For example, you may think a 5-minute video on your intranet about the importance of hiring military veterans is the best way to encourage employees to refer veterans to your company. Your communications team may think otherwise, based on the metrics they’ve seen regarding internal video views. The point here is to get input from the communications team before spending budget dollars on video production. Let them know what your objectives are, so they can help you achieve the best result for your efforts. Get to know their processes and procedures, and make sure you work within their deadlines.
The other way to get fellow employees – and the communications team — to support the communications of your program is to write well.
“It doesn’t mean you’re going to be the next New York Times bestseller,” Richardson said, “but it does mean you need to equip yourself with the skills to be an effective communicator.” That means following the three C’s — be concise, clear and compelling — in every type of communication you manage, from emails to meetings.
One of Richardson’s favorite books to kick-start the writer in you is On Writing Well, by William Zinsser.
Build trust and engage with others
“The best way to build trust is to listen first and then communicate next,” Richard son says. That may go against our first instinct, which is to tell first and listen second, but it will go a long way toward getting employees to trust you.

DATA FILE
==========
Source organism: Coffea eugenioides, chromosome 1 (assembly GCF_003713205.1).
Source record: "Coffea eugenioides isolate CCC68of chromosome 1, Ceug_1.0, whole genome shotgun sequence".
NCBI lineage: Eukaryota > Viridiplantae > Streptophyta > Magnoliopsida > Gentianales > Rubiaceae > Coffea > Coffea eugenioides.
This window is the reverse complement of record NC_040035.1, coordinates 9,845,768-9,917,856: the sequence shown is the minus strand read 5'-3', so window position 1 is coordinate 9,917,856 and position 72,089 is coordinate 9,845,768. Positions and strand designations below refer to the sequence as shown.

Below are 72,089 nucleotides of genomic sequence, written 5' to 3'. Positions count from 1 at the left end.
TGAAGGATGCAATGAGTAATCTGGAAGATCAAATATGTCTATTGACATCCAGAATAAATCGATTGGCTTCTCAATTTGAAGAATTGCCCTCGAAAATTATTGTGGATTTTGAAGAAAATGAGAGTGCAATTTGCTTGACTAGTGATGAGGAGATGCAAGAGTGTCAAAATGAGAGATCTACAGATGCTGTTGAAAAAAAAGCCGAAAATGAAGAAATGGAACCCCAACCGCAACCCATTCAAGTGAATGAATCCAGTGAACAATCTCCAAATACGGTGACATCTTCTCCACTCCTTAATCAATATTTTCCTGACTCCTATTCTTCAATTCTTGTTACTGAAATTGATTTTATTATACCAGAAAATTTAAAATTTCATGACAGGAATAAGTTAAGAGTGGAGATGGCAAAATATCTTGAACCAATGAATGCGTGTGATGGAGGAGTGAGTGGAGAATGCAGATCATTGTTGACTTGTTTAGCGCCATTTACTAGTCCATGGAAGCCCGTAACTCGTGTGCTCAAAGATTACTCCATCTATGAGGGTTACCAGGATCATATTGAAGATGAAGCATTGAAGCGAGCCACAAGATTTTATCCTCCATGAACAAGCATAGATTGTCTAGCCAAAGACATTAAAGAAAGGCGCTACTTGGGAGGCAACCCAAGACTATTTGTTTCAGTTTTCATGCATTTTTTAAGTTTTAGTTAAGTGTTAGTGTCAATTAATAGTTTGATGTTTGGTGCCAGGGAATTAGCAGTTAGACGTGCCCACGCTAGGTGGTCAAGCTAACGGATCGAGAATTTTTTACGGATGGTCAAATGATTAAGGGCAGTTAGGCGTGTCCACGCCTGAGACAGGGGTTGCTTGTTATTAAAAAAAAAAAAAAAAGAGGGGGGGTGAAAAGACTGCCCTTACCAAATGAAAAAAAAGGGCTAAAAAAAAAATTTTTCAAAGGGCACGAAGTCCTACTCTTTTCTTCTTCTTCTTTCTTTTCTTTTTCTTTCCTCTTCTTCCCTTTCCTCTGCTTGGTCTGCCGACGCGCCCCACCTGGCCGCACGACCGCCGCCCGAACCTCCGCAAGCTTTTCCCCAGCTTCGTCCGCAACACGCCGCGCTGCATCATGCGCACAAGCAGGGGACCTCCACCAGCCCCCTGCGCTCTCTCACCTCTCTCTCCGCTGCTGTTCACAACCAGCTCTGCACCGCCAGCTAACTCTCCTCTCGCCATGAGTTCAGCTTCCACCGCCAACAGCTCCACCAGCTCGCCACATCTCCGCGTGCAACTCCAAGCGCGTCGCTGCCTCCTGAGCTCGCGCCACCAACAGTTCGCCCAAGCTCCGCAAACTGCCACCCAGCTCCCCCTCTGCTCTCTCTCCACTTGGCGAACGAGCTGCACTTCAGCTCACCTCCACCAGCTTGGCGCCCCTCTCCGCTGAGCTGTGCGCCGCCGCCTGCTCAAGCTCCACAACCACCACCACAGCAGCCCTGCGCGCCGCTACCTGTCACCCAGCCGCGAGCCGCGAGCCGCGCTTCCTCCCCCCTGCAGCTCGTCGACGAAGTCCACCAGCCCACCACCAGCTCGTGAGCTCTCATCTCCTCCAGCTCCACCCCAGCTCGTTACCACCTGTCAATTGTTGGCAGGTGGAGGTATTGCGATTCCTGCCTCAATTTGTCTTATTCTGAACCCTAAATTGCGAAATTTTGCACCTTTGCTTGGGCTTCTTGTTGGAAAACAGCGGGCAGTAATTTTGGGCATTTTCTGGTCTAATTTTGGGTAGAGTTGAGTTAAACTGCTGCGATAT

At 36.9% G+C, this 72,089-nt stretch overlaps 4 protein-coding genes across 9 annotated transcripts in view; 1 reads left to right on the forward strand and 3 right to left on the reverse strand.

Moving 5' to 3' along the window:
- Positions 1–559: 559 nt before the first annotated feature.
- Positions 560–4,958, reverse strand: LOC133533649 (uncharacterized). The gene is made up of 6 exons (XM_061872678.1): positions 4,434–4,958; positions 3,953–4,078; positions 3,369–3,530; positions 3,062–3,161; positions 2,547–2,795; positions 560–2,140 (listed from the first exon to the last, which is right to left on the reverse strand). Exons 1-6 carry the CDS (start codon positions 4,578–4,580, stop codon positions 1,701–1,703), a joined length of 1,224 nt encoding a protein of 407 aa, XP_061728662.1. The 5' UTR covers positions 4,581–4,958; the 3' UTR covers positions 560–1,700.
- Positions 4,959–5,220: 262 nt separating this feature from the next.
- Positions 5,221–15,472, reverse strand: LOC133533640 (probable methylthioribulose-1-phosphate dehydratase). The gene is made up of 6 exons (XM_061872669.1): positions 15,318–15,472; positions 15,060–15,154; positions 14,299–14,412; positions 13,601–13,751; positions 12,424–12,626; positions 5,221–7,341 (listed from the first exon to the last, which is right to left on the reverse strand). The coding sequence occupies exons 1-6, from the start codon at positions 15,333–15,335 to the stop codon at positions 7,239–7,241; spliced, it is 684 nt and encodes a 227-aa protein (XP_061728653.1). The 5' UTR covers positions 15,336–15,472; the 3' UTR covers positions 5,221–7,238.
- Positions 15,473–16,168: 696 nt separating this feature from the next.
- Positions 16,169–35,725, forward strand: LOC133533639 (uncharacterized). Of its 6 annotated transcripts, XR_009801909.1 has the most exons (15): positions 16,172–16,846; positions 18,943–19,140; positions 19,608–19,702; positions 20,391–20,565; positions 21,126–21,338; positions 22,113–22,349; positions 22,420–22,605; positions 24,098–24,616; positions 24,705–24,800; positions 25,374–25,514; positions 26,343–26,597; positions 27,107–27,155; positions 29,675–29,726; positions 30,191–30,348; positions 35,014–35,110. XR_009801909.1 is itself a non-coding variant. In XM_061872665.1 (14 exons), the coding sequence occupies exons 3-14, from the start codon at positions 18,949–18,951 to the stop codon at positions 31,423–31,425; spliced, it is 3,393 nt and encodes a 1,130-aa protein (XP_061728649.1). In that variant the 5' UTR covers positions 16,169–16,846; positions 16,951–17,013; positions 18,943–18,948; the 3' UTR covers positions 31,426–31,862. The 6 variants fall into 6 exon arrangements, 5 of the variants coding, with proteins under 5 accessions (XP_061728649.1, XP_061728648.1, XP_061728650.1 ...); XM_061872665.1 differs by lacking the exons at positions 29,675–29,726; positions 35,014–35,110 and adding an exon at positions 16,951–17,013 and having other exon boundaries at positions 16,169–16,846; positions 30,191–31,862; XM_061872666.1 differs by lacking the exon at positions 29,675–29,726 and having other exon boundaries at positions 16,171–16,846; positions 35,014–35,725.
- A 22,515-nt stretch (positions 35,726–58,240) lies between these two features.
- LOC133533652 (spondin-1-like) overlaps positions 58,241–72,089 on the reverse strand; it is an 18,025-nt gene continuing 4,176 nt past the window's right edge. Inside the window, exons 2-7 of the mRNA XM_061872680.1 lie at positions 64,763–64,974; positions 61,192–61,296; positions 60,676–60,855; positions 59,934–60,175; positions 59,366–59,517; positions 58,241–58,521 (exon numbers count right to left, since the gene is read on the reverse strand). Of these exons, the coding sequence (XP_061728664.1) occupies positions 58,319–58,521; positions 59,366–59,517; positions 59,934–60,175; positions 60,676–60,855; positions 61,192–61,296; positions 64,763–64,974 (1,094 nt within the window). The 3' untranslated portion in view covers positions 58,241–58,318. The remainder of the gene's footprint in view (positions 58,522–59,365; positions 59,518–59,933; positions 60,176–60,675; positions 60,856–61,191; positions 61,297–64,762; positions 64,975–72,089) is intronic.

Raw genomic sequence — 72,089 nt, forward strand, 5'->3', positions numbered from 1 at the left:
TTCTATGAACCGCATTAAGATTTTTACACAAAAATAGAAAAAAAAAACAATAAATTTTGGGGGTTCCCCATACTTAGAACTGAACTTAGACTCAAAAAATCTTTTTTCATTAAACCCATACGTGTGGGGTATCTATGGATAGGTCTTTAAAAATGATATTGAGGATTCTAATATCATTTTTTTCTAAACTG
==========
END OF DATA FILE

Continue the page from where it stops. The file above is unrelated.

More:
“So many communication challenges can be mitigated or eliminated if we just stop to listen first,” she says. It will also help differentiate you as a professional communicator and an active listener.
Richardson shared a story about having a challenging conversation over the phone with a client about a deliverable. “I could feel the tension dancing around,” she said. But instead of ignoring it, she asked, “Is there something else going on here? What is it?” They paused for a moment, and when the client finally told her, they were able to move past it.
That type of honesty can build trust, she says, because you have the courage to call things out when you hear them instead of pushing stuff under the rug.”
Stay courageous and express good will
“In communications, you have to have the courage to have those tougher conversations,” Richardson says. “The reason communication fails in a lot of companies internally between different departments is people don’t have the courage.”
The flip side, of course, if that those who do have the courage often channel it the wrong way and they lack tact. So there has to be a balance. Richardson had this advice:
“It’s always better to express good will in your communications even when you’re having a tough conversation, whether it’s in writing or in person or over the phone. But also, always assume the good will of others, even if it’s not apparent, because if you assume the good will of others, it automatically shifts how you communicate.”
To learn how to knock your communications out of the park, register to attend TalentBlend, a conference featuring industry practitioners and leaders who will transform the way you think about talent acquisition programs, operations and projects.